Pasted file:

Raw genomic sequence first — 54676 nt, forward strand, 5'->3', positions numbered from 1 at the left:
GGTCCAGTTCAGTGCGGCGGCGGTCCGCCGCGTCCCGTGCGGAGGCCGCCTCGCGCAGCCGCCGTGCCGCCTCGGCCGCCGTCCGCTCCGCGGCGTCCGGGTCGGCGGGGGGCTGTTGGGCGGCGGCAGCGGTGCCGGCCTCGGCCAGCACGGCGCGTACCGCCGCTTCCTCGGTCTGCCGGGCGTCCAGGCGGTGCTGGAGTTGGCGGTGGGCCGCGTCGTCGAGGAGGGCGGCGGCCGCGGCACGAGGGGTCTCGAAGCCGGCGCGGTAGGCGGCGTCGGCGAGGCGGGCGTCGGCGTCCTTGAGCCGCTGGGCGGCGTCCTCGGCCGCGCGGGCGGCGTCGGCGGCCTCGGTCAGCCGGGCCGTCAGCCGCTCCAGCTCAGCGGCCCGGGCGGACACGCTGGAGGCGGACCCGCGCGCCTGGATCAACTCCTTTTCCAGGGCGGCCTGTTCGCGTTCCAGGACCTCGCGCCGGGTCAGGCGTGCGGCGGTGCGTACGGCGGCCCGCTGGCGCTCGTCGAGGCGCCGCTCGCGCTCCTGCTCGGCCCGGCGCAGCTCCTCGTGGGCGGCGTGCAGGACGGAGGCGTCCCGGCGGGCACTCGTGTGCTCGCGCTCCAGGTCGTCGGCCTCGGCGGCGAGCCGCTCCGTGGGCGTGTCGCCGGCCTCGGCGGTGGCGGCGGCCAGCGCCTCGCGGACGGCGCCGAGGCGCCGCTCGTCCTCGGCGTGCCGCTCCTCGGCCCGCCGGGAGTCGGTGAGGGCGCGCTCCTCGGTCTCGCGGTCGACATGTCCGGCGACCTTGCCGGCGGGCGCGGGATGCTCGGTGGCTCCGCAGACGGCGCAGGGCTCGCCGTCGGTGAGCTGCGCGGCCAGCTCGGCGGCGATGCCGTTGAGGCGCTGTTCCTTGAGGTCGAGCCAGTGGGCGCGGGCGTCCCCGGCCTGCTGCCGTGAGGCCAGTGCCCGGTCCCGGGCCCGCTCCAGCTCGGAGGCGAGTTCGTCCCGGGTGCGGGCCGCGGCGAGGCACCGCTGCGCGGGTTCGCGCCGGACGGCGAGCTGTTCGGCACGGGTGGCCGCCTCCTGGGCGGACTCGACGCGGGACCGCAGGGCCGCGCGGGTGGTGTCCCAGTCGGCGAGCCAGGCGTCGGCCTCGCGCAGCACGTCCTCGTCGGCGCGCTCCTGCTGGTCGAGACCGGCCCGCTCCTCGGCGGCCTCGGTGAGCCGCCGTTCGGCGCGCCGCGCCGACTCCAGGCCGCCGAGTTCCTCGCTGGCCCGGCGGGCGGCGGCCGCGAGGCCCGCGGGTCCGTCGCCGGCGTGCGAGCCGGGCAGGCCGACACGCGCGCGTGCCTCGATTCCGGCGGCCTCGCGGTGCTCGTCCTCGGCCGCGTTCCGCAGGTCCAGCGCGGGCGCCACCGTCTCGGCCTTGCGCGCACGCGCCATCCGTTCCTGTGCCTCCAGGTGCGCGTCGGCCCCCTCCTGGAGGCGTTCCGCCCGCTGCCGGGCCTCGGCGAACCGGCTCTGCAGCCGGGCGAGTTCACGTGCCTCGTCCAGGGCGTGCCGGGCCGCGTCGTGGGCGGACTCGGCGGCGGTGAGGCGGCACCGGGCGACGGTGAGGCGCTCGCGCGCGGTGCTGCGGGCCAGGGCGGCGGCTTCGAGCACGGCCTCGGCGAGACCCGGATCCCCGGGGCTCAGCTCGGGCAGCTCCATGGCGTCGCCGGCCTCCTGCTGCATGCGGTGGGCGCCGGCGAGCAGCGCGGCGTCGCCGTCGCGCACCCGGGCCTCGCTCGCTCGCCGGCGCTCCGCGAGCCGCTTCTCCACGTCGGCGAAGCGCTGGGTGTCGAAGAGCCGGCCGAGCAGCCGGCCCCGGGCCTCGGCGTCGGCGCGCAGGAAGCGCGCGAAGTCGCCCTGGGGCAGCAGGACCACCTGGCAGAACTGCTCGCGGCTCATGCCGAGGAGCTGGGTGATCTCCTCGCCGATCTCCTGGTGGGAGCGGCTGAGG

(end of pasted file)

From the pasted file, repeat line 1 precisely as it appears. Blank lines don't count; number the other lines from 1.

Raw genomic sequence first — 54676 nt, forward strand, 5'->3', positions numbered from 1 at the left: